At the low end of the list, the village of Freeport, NY (pop. 43,255) dawdled in with its signed FY 2014 report in 482 days. Two other smaller Massachusetts cities took 400 and 396 days to complete their books and round out our three worst times among cities, based on all records received in our database by September 25, 2015.

Detroit, MI, coming out of its landmark bankruptcy, took the longest audit time among big cities (352 days after the close of its 2014 fiscal year). Subsequent to our deadline for inclusion into our audit time records, Richmond, VA signed its report on October 5, 2015. Had it been counted, it would have been the second slowest audit time recorded among all cities (462 days). Among large cities, Baltimore, MD has still not reported its audited financials for the June 30, 2014 fiscal year.

Some state and local governments have complained that generally accepted accounting principles formulated and made effective by GASB Statement 34 more than 10 years ago have slowed the audit process…we looked at the medians for local governments in New Jersey, which use a simpler, modified accrual fund accounting approach, and not the GASB 34 rules. We found that NJ cities and counties don’t complete their audits any faster than their counterparts in other states which use GASB 34. 

Some state and local governments have complained that generally accepted accounting principles formulated and made effective by GASB Statement 34 more than 10 years ago have slowed the audit process. Under the GASB rules, governments are required to present their books both on a traditional modified accrual fund accounting basis, as well as an entity-wide accrual based presentation. However, it is worth mentioning that we looked at the medians for local governments in New Jersey, which use a simpler, modified accrual fund accounting approach, and not the GASB 34 rules. We found that NJ cities and counties don’t complete their audits any faster than their counterparts in other states which use GASB 34. Cities in New Jersey had a FY 2014 median audit time of 176 days, compared to the lower national-city median of 169. New Jersey counties had a median of 170 days vs. the national-county median of 175.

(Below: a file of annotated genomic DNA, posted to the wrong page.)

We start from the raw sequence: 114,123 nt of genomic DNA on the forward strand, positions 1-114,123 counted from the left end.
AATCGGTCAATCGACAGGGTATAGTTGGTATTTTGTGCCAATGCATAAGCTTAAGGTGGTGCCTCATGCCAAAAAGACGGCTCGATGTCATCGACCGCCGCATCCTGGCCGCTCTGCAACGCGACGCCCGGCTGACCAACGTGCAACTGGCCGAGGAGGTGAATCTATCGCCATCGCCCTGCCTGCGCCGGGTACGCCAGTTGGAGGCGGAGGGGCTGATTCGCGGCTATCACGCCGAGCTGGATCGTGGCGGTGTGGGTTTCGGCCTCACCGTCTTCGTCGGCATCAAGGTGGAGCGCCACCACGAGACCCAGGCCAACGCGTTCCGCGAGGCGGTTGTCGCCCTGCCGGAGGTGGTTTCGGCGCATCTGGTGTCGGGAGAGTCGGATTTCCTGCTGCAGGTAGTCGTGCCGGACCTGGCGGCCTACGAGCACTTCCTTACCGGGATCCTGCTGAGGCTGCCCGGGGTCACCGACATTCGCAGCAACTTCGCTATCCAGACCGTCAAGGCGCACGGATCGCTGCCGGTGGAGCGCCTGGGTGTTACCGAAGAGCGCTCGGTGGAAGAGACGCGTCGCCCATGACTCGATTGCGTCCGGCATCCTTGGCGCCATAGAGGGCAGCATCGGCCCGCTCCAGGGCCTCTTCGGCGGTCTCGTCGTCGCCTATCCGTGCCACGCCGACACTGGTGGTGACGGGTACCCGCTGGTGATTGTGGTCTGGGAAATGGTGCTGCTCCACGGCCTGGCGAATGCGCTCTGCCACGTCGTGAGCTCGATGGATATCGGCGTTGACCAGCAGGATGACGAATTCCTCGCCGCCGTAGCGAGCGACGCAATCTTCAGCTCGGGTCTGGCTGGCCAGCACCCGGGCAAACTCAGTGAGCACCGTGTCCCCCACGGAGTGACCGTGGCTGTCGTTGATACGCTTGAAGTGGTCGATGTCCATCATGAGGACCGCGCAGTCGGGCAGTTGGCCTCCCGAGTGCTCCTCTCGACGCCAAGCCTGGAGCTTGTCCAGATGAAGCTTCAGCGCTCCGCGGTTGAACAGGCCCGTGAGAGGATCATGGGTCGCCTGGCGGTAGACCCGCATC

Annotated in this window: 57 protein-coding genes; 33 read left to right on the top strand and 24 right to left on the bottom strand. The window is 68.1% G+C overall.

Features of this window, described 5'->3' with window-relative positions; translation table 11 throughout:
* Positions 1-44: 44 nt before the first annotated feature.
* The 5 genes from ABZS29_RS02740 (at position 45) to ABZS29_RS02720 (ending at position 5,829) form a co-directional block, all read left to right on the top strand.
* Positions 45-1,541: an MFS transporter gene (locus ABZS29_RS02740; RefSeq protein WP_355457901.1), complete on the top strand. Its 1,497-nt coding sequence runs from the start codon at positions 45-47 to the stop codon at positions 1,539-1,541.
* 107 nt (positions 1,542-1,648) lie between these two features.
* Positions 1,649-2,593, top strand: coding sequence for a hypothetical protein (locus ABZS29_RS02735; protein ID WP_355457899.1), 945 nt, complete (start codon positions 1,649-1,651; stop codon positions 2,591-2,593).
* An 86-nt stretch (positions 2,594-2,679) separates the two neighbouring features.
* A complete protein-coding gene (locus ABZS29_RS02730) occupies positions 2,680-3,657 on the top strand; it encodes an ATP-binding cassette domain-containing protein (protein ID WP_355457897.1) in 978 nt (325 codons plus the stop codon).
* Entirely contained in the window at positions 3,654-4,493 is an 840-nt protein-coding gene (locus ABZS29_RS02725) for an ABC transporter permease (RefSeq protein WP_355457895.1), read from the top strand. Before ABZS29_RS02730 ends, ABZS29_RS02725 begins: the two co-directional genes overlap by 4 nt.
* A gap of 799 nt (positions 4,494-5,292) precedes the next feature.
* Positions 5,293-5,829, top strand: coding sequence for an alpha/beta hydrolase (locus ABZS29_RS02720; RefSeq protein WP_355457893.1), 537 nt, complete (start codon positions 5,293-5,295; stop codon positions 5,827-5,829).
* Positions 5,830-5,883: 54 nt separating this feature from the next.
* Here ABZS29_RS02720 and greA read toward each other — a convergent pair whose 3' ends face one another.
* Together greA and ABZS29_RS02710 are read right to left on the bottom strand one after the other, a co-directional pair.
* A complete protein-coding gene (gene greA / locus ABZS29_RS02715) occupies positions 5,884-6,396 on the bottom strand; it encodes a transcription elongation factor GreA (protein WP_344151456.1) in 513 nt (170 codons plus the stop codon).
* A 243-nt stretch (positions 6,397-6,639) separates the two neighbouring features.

The state with the fastest reporting median for its cities was North Carolina at 118 days, and the slowest state median for its cities was found in Massachusetts, at 214 days.

Revenue bond sectors, by and large, continued their trend in 2014 that showed faster median turnaround times for audits than state and local governments. There was no significant change in sector results from past years. No revenue bond sector medians fell within a 90 day audit time reporting, but three sectors were able to show a median time within 120 days: Wholesale Electric (Public Power) at 100 days, Hospitals at 112, and Private Higher Education at 113. Tollways just missed the mark, with its median of 127 days.

Higher rated municipal bond borrowers generally have better audit reporting times. The analysis took a look at whether credit ratings show any correlation with audit times. Looking at medians for each sector based on the lowest of either Moody’s or S&P ratings, we found that the highest rated (AAA or AA) credits normally had the fastest median audit times. This was true for Airports, Cities, Counties, Hospitals, Public Higher Education, School Districts, States, and Water & Sewer credits. Syracuse University, a perennial standout for fast reporting for revenue bond issuers, completed its audit in a remarkable 30 days. The sixth straight year in which Syracuse finished its books in 31 days or less.

Richard A. Ciccarone is a Co-Publisher of MuniNet Guide. He is also President and Chief Executive Officer of Merritt Research Services, a municipal bond credit database and research company that primarily serves institutional investors, investment dealers and bankers. Mr. Ciccarone has over 35 years of investment management and research experience, specializing in municipal bonds.

A complete statistical compilation of the report is available upon request to Richard.Ciccarone@Merrittresearch.com

© Copyright Merritt Research Services, LLC

Article Summary:

Seasoned investors and the general public have common cause to desire more timely municipal bond audits. When a municipality fails to make their bond audits publicly available, it affects investors’ abilities to accurately match price and risk. Furthermore, the public does not have the information required to exercise their input and influence. Merritt Research’s latest study shows there is more to criticize than celebrate.